Lamb Thriving One Year After Injury

Tuesday was a significant anniversary for Jeremy Lamb, but the veteran Pacers guard had no idea.

At the start of his media availability following practice at the St. Vincent Center, Lamb was informed that it had been exactly one year since he torn the ACL in his left knee in a game at Toronto.

"What's the date?" a surprised Lamb asked, before being informed that it was, in fact, Feb. 23.

"Oh wow, that's crazy," he said. "The fact that you say that is crazy. To think back to that time last year, I was definitely in a lot of pain, couldn't move by myself. It's great to see how far I've been able to come. I'm still getting stronger, still working on it, but it's encouraging."

Lamb attributed his lack of awareness of the anniversary simply to the grind of the NBA season, saying he simply hadn't realized what the date was.

"With this schedule, sometimes I don't know the day of the week," he quipped. "I just get up, play basketball, and whatever. I don't always know the date."

Nonetheless, Lamb has done plenty of reflecting on how far he has come in the past year. He said that when he received his initial diagnosis in the days following his injury, doctors told him that it would be nine to 12 months before he could return to game action.

He made his season debut on Jan. 20 against Dallas, just under 11 months after the injury, and has played in 16 straight games for Indiana since returning to the court.

"I didn't really look ahead," Lamb said of his mindset at the start of his rehab. "I didn't want to get my hopes up and think I could come back in nine months or nine-and-a-half months or ten months and then that day come and if I wasn't ready, I think I would have been frustrated. So I just took it one day at a time and just everyday tried to build to that goal of getting back on the court."

Since Lamb has gotten back on the court, he has played rather remarkably well, especially considering the long layoff. The 6-5 guard is averaging 12.4 points and 4.4 rebounds in 25.1 minutes per game. He is shooting 50.8 percent from the field, 50 percent from 3-point range, and 92.3 percent from the free throw line, all of which would be the best percentages in his nine-year NBA career.

If Lamb were to maintain those percentages over the course of the season, he would set a new franchise record for single-season 3-point range, and rank fourth in franchise history in free throw percentage.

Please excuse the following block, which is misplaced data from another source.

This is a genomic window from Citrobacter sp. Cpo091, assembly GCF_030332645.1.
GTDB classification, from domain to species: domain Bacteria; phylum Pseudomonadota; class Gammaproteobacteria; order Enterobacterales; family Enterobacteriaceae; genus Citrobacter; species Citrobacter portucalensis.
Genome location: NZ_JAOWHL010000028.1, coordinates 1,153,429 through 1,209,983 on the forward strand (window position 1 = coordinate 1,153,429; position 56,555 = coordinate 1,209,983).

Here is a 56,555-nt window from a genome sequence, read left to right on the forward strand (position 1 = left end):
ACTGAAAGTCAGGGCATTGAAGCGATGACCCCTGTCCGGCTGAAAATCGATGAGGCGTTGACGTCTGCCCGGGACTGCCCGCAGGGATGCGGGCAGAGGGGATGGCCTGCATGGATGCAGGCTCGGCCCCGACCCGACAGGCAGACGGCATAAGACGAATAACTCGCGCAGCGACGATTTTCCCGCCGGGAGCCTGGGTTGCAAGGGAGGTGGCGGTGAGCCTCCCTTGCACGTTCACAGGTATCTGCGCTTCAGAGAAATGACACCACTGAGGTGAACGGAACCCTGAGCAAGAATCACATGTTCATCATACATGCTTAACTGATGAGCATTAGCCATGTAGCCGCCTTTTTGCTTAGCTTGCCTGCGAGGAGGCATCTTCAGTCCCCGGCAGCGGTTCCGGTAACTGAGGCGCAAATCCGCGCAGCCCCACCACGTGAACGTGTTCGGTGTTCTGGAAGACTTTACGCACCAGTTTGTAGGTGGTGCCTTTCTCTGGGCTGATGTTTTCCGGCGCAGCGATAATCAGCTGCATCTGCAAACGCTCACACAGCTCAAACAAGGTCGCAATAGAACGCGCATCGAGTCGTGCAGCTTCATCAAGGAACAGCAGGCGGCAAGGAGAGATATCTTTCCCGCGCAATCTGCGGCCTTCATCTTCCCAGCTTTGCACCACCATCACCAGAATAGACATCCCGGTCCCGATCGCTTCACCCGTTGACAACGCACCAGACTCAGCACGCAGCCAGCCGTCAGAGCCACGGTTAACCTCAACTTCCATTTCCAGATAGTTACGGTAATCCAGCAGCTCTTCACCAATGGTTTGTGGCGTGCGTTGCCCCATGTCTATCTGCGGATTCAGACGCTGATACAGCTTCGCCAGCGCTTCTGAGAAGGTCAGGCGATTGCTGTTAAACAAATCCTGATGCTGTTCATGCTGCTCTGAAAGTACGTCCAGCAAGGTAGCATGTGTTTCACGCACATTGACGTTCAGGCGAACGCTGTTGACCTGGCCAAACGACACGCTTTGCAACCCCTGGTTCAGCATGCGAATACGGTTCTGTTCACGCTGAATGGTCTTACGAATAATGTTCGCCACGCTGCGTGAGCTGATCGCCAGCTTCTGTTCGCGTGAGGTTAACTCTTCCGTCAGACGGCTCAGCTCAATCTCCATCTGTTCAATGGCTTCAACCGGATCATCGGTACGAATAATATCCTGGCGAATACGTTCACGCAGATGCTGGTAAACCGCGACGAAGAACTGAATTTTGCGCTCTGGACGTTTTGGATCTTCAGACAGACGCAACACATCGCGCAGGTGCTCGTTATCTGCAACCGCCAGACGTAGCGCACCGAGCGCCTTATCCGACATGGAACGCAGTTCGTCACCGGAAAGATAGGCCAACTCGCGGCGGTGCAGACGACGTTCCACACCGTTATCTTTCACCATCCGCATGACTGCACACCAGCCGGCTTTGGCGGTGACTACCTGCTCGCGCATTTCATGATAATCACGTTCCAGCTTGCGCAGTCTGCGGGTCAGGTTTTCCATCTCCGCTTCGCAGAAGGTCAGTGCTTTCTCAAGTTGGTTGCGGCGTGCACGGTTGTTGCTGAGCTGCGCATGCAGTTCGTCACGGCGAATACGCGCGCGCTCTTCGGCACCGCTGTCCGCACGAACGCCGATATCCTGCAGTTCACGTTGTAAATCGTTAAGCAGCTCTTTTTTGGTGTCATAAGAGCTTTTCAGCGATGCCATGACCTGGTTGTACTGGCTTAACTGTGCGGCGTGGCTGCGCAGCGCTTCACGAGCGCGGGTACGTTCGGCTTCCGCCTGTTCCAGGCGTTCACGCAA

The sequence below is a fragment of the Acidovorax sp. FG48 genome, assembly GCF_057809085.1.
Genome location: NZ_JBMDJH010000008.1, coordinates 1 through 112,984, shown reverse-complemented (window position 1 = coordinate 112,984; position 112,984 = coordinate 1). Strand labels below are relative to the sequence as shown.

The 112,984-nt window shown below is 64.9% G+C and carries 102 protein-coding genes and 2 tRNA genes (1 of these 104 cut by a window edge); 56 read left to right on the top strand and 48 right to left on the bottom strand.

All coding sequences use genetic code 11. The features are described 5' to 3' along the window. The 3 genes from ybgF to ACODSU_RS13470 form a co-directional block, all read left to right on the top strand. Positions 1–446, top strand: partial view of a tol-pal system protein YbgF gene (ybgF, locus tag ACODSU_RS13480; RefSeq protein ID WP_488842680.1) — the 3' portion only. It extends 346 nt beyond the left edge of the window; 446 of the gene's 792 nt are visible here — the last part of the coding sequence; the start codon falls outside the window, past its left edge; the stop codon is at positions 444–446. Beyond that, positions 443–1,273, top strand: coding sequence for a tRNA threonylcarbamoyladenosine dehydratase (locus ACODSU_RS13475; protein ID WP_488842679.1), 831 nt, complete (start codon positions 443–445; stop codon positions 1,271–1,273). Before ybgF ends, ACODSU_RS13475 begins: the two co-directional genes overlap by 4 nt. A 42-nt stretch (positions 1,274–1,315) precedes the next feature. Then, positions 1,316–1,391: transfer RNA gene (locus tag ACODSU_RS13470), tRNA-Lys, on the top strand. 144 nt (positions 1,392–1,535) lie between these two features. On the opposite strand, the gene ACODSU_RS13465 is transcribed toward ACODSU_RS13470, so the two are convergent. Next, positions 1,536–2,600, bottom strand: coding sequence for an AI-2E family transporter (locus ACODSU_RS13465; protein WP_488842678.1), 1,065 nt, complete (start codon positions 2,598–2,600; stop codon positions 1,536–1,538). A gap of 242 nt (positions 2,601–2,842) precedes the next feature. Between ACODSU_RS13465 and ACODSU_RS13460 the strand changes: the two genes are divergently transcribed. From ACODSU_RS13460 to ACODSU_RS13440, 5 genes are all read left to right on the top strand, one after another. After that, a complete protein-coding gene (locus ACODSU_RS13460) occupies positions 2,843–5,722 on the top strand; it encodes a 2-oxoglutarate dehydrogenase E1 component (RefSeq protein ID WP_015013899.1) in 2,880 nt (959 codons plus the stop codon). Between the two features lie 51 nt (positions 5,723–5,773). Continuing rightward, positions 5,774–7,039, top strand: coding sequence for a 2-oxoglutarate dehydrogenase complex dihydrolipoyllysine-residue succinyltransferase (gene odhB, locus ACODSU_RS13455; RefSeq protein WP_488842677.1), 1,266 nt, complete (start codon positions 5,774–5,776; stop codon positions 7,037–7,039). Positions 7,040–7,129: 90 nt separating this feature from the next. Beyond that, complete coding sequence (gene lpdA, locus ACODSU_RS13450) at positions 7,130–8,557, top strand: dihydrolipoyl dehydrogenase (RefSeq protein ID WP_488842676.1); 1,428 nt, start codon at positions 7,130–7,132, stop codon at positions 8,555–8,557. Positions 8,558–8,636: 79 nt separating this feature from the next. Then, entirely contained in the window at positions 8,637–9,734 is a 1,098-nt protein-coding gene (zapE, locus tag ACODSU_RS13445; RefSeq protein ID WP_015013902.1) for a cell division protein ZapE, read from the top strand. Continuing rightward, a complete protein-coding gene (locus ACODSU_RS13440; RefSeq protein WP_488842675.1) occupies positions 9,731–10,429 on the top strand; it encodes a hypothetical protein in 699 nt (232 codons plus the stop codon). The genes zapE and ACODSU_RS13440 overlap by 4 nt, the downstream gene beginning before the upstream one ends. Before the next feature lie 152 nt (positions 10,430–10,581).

"Jeremy's come back and playing at a high level since literally the first game back, which honestly, I haven't seen," Pacers guard Malcolm Brogdon said. "I think you rarely see that when guys come back, especially in the NBA after an ACL or something like that, and then come back and play the way he's played."

Pacers head coach Nate Bjorkgren, who happened to be in the arena a year ago on the night of Lamb's injury as an assistant with Toronto, has established a quick bond with Lamb.

"His character, his personality, I really get along with him," Bjorkgren said. "I really like the person he is and enjoy talking to him, enjoy coaching him.

"I've been, I don't know if surprised is the right word, (but) really proud and just happy to be part of (his return). He put a lot of work in to get back to this point."

For his part, Lamb attributed his strong play to a number of factors.

He said that while he was able to get a lot of shots up while otherwise immobile, he thinks his excellent shooting percentages are more a product of work that he has done on his mental strength, trying to stay confident and "have a short memory" when he misses a shot.

He also said that his time away from the game made him realize how much he loved basketball and he has relished the chance to be back on the court playing. Brogdon has also noticed the joy that Lamb displays now on the court and even cheering his teammates on from the bench.

"I think there are times as NBA players we get caught up in – this grind is really stressful, this job is really stressful, the traveling is a lot, now we're quarantined and we can't do anything," Brogdon said. "We get caught up in all the stuff that doesn't matter when really, there's so much good in it. Being able to play the game at the highest level against the other best players in the world, that's the biggest blessing in and of itself."

While Lamb looks as good as he ever has on the court, he still has room to grow. He said he still doesn't have the same explosiveness at the rim that he did prior to his injury and continues to do exercises from his rehab designed to build and maintain strength in his left leg.

Still, Tuesday was a significant milestone in his recovery, even if he didn't realize it.